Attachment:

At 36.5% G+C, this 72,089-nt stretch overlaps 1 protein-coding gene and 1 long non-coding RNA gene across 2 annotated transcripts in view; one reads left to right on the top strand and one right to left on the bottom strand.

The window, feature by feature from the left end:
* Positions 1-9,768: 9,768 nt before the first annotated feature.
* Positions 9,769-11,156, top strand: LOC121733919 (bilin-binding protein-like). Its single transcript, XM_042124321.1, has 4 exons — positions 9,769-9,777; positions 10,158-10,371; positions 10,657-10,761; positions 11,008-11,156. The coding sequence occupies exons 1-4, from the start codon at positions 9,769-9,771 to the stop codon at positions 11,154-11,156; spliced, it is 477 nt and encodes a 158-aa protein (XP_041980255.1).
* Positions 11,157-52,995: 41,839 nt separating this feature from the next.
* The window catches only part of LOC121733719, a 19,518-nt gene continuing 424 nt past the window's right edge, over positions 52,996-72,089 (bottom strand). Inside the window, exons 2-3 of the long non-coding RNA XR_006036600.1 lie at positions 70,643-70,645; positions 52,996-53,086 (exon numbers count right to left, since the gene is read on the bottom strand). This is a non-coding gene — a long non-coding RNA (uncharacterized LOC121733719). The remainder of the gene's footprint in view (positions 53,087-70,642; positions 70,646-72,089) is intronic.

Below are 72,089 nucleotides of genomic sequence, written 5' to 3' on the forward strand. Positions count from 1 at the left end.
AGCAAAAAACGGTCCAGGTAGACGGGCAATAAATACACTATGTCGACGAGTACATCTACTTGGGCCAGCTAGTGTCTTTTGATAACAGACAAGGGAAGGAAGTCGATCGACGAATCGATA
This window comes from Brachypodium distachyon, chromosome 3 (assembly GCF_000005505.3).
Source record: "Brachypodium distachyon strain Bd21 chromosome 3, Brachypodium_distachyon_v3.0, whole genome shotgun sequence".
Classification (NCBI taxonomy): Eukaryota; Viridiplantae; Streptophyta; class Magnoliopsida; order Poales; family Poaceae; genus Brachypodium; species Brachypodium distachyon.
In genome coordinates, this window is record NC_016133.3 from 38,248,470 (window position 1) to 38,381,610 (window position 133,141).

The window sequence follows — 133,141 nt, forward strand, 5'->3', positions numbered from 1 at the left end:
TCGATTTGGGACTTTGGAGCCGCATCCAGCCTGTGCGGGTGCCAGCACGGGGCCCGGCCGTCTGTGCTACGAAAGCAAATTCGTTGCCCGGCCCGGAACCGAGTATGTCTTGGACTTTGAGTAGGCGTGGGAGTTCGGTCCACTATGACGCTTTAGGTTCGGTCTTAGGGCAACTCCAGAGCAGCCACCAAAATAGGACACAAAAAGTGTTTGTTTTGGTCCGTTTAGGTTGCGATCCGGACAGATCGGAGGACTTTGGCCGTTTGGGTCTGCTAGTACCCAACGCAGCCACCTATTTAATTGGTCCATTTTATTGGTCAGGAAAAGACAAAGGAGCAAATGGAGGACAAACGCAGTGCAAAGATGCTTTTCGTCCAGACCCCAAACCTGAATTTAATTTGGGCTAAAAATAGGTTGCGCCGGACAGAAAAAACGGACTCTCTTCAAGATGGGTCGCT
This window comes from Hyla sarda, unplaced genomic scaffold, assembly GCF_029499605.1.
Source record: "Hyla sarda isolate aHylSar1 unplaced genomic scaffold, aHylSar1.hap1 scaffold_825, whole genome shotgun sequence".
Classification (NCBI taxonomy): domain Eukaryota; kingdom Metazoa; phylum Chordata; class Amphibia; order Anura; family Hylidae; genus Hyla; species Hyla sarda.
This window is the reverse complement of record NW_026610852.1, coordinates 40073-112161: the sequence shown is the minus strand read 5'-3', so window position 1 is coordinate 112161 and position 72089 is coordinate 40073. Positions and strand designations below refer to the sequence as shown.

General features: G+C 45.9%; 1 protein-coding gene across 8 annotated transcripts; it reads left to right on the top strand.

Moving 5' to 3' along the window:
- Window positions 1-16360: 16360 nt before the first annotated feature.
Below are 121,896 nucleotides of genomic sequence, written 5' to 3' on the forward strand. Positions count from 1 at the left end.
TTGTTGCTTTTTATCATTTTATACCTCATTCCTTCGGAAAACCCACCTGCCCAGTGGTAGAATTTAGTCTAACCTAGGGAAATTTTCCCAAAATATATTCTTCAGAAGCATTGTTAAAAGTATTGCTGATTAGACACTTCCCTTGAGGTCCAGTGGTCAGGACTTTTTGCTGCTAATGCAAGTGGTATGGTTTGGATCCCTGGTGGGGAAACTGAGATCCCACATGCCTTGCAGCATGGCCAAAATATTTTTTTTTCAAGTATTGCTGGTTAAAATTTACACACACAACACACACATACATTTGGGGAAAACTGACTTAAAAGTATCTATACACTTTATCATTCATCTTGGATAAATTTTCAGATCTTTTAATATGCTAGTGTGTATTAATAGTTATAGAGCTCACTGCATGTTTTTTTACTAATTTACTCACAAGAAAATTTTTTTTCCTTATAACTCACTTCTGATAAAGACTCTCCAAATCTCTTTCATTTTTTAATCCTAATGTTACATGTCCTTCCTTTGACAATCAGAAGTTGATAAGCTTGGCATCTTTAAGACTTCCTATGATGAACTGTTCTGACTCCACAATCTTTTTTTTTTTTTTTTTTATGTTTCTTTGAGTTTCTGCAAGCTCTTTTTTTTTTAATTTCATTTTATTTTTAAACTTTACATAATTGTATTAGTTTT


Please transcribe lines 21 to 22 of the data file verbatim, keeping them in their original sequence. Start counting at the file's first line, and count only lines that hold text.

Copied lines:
- Window positions 1-16360: 16360 nt before the first annotated feature.
Below are 121,896 nucleotides of genomic sequence, written 5' to 3' on the forward strand. Positions count from 1 at the left end.